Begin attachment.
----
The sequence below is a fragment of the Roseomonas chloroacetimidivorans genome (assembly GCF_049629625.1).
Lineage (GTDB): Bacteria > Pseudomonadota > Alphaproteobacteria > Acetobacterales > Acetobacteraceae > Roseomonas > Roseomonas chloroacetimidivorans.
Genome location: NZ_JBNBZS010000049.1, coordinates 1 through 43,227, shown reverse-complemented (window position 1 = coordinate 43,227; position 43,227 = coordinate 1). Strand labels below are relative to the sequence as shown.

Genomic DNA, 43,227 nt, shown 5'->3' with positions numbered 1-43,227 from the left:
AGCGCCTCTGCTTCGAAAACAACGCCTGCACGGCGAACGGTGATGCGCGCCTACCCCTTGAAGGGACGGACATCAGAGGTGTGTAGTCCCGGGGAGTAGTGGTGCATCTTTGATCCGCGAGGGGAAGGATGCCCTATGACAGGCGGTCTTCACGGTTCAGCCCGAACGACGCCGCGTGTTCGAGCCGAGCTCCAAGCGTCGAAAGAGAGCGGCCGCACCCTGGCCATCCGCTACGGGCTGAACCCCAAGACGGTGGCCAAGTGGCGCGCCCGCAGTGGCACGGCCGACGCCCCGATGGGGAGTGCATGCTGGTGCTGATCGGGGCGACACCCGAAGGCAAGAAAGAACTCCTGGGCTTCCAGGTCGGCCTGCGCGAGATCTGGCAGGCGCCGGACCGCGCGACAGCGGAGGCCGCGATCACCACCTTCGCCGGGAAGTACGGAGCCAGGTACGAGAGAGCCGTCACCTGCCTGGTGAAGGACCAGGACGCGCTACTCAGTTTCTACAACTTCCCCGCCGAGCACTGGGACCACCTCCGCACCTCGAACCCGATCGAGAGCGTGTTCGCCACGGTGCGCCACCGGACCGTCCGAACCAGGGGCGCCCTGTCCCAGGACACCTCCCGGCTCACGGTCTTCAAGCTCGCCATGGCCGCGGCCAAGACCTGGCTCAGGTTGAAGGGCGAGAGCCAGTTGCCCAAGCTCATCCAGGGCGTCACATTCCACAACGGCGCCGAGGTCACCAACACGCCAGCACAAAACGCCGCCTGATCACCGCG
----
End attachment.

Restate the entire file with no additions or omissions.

The sequence below is a fragment of the Roseomonas chloroacetimidivorans genome (assembly GCF_049629625.1).
Lineage (GTDB): Bacteria > Pseudomonadota > Alphaproteobacteria > Acetobacterales > Acetobacteraceae > Roseomonas > Roseomonas chloroacetimidivorans.
Genome location: NZ_JBNBZS010000049.1, coordinates 1 through 43,227, shown reverse-complemented (window position 1 = coordinate 43,227; position 43,227 = coordinate 1). Strand labels below are relative to the sequence as shown.

Genomic DNA, 43,227 nt, shown 5'->3' with positions numbered 1-43,227 from the left:
AGCGCCTCTGCTTCGAAAACAACGCCTGCACGGCGAACGGTGATGCGCGCCTACCCCTTGAAGGGACGGACATCAGAGGTGTGTAGTCCCGGGGAGTAGTGGTGCATCTTTGATCCGCGAGGGGAAGGATGCCCTATGACAGGCGGTCTTCACGGTTCAGCCCGAACGACGCCGCGTGTTCGAGCCGAGCTCCAAGCGTCGAAAGAGAGCGGCCGCACCCTGGCCATCCGCTACGGGCTGAACCCCAAGACGGTGGCCAAGTGGCGCGCCCGCAGTGGCACGGCCGACGCCCCGATGGGGAGTGCATGCTGGTGCTGATCGGGGCGACACCCGAAGGCAAGAAAGAACTCCTGGGCTTCCAGGTCGGCCTGCGCGAGATCTGGCAGGCGCCGGACCGCGCGACAGCGGAGGCCGCGATCACCACCTTCGCCGGGAAGTACGGAGCCAGGTACGAGAGAGCCGTCACCTGCCTGGTGAAGGACCAGGACGCGCTACTCAGTTTCTACAACTTCCCCGCCGAGCACTGGGACCACCTCCGCACCTCGAACCCGATCGAGAGCGTGTTCGCCACGGTGCGCCACCGGACCGTCCGAACCAGGGGCGCCCTGTCCCAGGACACCTCCCGGCTCACGGTCTTCAAGCTCGCCATGGCCGCGGCCAAGACCTGGCTCAGGTTGAAGGGCGAGAGCCAGTTGCCCAAGCTCATCCAGGGCGTCACATTCCACAACGGCGCCGAGGTCACCAACACGCCAGCACAAAACGCCGCCTGATCACCGCG